Scientists at the U.S. Department of Energy’s (DOE’s) Lawrence Berkeley National Laboratory (Berkeley Lab) recently determined that dark fiber—the underground network of installed, but unused fiber-optic cables across the United States and beyond—can be employed as sensors for detecting earthquakes, the presence of groundwater, changes in permafrost conditions, and other subsurface activity.
Led by researcher Jonathan Ajo-Franklin, the Berkeley team successfully combined distributed acoustic sensing (DAS) technology, which is used to measure seismic waves using fiber-optic cables, with new processing techniques to allow reliable seismic monitoring. The pairing achieved results comparable to those of conventional seismometers.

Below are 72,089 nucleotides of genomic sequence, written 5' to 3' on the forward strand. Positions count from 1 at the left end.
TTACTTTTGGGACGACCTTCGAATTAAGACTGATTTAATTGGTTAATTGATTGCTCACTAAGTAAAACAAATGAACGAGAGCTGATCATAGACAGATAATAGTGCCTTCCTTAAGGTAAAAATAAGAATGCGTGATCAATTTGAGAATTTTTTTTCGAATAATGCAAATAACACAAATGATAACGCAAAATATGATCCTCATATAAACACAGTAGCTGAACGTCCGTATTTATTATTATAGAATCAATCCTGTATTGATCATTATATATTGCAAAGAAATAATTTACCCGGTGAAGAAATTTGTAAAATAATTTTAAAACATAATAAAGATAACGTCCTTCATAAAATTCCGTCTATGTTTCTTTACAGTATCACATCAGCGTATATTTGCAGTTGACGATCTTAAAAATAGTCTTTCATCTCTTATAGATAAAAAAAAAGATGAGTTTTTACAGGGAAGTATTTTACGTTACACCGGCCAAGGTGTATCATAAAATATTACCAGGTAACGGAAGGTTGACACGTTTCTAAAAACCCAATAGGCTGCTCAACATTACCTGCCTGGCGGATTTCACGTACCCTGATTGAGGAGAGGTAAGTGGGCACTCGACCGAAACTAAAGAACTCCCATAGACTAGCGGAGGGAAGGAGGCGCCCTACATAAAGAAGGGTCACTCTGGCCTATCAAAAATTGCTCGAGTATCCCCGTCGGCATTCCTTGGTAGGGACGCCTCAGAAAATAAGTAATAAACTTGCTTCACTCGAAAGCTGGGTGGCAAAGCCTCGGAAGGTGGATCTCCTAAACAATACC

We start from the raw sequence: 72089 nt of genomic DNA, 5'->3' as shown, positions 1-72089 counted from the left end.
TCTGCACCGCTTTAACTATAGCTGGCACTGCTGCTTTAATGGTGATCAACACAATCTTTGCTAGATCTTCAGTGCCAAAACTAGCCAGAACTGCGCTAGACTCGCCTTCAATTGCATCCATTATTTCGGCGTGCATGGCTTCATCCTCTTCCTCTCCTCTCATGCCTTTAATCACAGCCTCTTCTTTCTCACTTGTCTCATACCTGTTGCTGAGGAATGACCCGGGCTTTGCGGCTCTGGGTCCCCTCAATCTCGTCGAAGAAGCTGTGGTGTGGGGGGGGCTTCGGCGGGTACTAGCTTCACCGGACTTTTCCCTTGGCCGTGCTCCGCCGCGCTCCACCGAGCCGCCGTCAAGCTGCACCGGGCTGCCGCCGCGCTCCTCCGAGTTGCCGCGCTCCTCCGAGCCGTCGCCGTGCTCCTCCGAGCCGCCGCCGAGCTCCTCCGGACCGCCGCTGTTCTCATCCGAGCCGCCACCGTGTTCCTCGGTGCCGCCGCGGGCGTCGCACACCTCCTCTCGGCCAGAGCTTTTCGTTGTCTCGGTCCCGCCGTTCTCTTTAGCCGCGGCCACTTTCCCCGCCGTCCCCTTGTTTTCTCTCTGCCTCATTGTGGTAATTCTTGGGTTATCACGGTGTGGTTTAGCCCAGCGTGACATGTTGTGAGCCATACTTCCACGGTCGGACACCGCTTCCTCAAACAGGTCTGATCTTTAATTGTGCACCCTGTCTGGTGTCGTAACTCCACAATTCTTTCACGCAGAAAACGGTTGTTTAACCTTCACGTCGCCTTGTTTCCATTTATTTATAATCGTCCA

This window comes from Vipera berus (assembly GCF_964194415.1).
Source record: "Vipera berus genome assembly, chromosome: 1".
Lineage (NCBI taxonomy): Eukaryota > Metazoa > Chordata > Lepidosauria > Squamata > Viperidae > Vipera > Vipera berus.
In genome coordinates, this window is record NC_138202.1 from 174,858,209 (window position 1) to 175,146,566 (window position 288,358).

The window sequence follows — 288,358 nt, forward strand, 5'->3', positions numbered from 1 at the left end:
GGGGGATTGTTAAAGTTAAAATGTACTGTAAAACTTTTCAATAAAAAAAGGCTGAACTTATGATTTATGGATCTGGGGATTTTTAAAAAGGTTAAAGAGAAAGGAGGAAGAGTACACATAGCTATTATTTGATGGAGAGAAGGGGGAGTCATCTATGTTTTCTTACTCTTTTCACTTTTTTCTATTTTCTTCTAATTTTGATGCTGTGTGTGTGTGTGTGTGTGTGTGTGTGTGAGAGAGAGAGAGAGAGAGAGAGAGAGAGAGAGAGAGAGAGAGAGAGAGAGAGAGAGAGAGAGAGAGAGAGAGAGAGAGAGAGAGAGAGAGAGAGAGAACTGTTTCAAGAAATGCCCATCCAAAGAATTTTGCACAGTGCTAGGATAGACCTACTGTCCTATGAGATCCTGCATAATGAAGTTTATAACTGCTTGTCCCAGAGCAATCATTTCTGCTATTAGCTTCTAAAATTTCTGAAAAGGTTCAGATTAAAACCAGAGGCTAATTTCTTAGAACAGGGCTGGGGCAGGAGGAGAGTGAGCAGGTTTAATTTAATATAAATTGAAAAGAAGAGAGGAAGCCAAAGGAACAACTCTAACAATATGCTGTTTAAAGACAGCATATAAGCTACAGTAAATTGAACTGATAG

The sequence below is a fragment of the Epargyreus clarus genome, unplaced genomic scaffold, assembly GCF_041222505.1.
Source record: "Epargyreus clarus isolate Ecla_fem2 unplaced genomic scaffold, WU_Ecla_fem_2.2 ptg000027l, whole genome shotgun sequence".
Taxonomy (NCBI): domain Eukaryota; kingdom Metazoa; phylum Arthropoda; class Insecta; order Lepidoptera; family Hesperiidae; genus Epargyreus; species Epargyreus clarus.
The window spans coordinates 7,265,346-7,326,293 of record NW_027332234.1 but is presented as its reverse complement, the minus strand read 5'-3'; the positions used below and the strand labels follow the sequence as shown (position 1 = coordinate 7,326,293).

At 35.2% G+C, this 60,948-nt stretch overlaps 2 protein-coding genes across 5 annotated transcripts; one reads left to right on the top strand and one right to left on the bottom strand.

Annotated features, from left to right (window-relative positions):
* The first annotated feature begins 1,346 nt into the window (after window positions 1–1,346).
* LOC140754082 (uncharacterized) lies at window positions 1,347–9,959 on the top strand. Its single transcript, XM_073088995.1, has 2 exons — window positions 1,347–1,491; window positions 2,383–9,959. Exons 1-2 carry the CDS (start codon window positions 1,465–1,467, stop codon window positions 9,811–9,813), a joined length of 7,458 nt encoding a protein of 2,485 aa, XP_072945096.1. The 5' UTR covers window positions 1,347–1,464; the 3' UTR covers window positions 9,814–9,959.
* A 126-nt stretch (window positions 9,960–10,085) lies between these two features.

Ajo-Franklin says that dark fiber has an advantage over traditional seismometers, as these networks are nearly ubiquitous. Unlike seismometers, fiber also allows for dense spatial sampling, which could lead to early detection of earthquakes.
Click here to read the full article from Berkeley Lab, detailing the team’s research and results.
In related news, the American Society of Civil Engineers (ASCE) updated its guidance on building retrofit in earthquake zones. Seismic Evaluation and Retrofit of Existing Buildings, Standard ASCE/SEI 41-17, details deficiency-based and systematic procedures that use performance-based principles to evaluate and retrofit existing buildings to withstand the effects of earthquakes. The updated edition introduces revisions to the basic performance objectives for existing buildings and to the evaluation of force-controlled actions.
For more information, visit the ASCE website here.